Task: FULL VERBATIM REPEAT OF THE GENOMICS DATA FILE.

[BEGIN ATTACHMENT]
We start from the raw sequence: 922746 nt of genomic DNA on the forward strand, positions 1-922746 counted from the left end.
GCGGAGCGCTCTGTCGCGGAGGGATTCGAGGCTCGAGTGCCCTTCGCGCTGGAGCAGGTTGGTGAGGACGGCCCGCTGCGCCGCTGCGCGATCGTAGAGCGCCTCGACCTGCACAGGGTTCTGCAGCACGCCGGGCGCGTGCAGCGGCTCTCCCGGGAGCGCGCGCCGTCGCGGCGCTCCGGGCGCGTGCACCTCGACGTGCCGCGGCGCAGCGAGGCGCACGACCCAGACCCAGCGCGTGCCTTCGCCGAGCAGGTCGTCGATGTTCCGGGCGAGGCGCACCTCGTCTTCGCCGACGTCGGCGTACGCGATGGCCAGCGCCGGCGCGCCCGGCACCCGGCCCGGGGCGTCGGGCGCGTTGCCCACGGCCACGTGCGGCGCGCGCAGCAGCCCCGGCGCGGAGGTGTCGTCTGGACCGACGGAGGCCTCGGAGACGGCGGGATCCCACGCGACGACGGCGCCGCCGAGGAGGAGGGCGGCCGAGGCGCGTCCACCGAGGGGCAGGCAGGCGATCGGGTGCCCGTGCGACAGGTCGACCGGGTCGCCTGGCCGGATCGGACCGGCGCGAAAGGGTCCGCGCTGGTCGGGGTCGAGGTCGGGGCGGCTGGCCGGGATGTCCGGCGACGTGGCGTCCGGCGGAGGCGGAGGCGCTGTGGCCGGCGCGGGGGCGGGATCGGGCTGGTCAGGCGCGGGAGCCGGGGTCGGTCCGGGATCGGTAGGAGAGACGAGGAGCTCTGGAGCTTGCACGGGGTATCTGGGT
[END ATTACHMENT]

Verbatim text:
We start from the raw sequence: 922746 nt of genomic DNA on the forward strand, positions 1-922746 counted from the left end.
GCGGAGCGCTCTGTCGCGGAGGGATTCGAGGCTCGAGTGCCCTTCGCGCTGGAGCAGGTTGGTGAGGACGGCCCGCTGCGCCGCTGCGCGATCGTAGAGCGCCTCGACCTGCACAGGGTTCTGCAGCACGCCGGGCGCGTGCAGCGGCTCTCCCGGGAGCGCGCGCCGTCGCGGCGCTCCGGGCGCGTGCACCTCGACGTGCCGCGGCGCAGCGAGGCGCACGACCCAGACCCAGCGCGTGCCTTCGCCGAGCAGGTCGTCGATGTTCCGGGCGAGGCGCACCTCGTCTTCGCCGACGTCGGCGTACGCGATGGCCAGCGCCGGCGCGCCCGGCACCCGGCCCGGGGCGTCGGGCGCGTTGCCCACGGCCACGTGCGGCGCGCGCAGCAGCCCCGGCGCGGAGGTGTCGTCTGGACCGACGGAGGCCTCGGAGACGGCGGGATCCCACGCGACGACGGCGCCGCCGAGGAGGAGGGCGGCCGAGGCGCGTCCACCGAGGGGCAGGCAGGCGATCGGGTGCCCGTGCGACAGGTCGACCGGGTCGCCTGGCCGGATCGGACCGGCGCGAAAGGGTCCGCGCTGGTCGGGGTCGAGGTCGGGGCGGCTGGCCGGGATGTCCGGCGACGTGGCGTCCGGCGGAGGCGGAGGCGCTGTGGCCGGCGCGGGGGCGGGATCGGGCTGGTCAGGCGCGGGAGCCGGGGTCGGTCCGGGATCGGTAGGAGAGACGAGGAGCTCTGGAGCTTGCACGGGGTATCTGGGT